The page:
Airsoft Action 07 - Mar 2012 - Page 16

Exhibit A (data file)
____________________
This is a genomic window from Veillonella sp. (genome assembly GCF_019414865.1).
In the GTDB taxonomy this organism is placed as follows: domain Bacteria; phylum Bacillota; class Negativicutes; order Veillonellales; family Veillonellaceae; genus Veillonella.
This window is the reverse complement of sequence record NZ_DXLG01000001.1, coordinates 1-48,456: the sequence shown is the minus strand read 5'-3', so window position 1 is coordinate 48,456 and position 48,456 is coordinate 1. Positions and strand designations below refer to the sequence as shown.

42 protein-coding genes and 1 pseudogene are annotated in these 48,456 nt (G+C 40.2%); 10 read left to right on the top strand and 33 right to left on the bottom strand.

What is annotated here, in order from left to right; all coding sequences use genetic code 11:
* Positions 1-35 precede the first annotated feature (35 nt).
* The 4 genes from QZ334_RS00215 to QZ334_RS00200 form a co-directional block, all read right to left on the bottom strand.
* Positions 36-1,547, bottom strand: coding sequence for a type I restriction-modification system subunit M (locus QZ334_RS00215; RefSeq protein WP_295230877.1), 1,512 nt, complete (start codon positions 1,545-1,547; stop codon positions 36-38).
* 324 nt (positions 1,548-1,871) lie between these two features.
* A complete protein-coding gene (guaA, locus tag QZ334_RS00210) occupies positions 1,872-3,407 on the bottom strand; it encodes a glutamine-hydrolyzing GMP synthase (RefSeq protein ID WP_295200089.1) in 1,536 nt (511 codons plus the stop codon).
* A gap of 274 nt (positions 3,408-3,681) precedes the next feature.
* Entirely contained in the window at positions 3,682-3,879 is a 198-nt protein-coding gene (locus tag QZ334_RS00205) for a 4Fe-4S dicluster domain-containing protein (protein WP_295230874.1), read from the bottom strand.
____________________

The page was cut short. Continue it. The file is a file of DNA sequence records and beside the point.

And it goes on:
URBAN6 OPERATION: CLEAR SKIES Urban 6 Airsoft puts more effort into its storylines than Stephen King. Sian Westall and Gareth ‘Gadge’ Harvey give us the lowdown on Operation: Clear Skies T here are some things in life you always mean to do but for one reason or another just don’t seem to get round to. One of those things I’d been meaning to do was visit Urban 6 Airsoft, and boy am I glad I did! Now I have to admit to not being totally impartial here. Some time ago an old army buddy of mine collared me at a re-enactment show, said he was setting up a site and asked if I’d like to come and have a look. D espite best intentions of going along for a game it took me a good year or so to get myself and some of the Airsoft Action crew down to Urban 6’s regular site – Swynnerton Army Camp, an MoD base recently revamped to supply realistic training to troops set to deploy to Afghanistan. Eventually fulfilling my promise to Urban 6 head honchos Mark Warrier and Nigel Armitage we loaded up the car with the usual airsofting paraphernalia on a freezing winter’s morning and set of for a lengthy drive to Swynnerton in Staffordshire. It wasn’t the easiest site entrance to find but once there we were quickly checked in by the Urban 6 team, and with less fuss than expected a quick and concise safety brief was issued before the real nitty gritty of the day’s play was explained. 016 March 2012 While it’s usual to have one or more teams with pseudo-military objectives for the games very few sites put as much effort into their back story and props as Urban 6 does. At times it felt more like we’d booked onto a well-themed weekender (like those run by Stirling Airsoft) and I’ll explain why. Nigel and Mark’s crew had created an entire military operation for this weekend. We were told that a renegade Russian state had been causing mayhem in the East and that UN forces were needed to go in to stabilise the region… ‘Simples’ you might think – but the main NATO force couldn’t go straight in as well-camouflaged man-portable SAM sites were taking out NATO helicopters by the dozen. There was only one thing for it: a NATO ground team would have to go in. With more than a little pre-battle prep, the Urban 6 crew had warned for anyone wanting to play on the NATO side to wear temperate woodland shades with the Russian rebel militia in black and mixed camo patterns. This also meant that, well in advance of the game, one team knew they would be largely in defence and were happy to be so. Sian: From a player POV the different kit requirements did a good job of differentiating the teams. I was expecting to find it harder as I didn’t know any of the other players at all. Even